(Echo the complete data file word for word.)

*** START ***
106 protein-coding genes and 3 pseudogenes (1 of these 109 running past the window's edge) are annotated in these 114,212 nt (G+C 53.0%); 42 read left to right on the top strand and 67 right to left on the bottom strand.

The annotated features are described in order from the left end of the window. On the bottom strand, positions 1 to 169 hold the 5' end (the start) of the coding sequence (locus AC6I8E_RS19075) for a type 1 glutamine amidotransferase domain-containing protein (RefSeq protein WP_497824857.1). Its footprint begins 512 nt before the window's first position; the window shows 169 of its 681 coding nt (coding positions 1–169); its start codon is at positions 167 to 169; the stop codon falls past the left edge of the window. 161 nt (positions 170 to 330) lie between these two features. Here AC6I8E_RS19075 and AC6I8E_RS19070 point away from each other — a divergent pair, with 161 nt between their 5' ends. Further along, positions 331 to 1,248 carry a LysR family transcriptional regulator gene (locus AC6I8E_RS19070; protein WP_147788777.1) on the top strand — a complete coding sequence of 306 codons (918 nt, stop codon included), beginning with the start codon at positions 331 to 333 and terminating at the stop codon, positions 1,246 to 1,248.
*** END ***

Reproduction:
106 protein-coding genes and 3 pseudogenes (1 of these 109 running past the window's edge) are annotated in these 114,212 nt (G+C 53.0%); 42 read left to right on the top strand and 67 right to left on the bottom strand.

The annotated features are described in order from the left end of the window. On the bottom strand, positions 1 to 169 hold the 5' end (the start) of the coding sequence (locus AC6I8E_RS19075) for a type 1 glutamine amidotransferase domain-containing protein (RefSeq protein WP_497824857.1). Its footprint begins 512 nt before the window's first position; the window shows 169 of its 681 coding nt (coding positions 1–169); its start codon is at positions 167 to 169; the stop codon falls past the left edge of the window. 161 nt (positions 170 to 330) lie between these two features. Here AC6I8E_RS19075 and AC6I8E_RS19070 point away from each other — a divergent pair, with 161 nt between their 5' ends. Further along, positions 331 to 1,248 carry a LysR family transcriptional regulator gene (locus AC6I8E_RS19070; protein WP_147788777.1) on the top strand — a complete coding sequence of 306 codons (918 nt, stop codon included), beginning with the start codon at positions 331 to 333 and terminating at the stop codon, positions 1,246 to 1,248.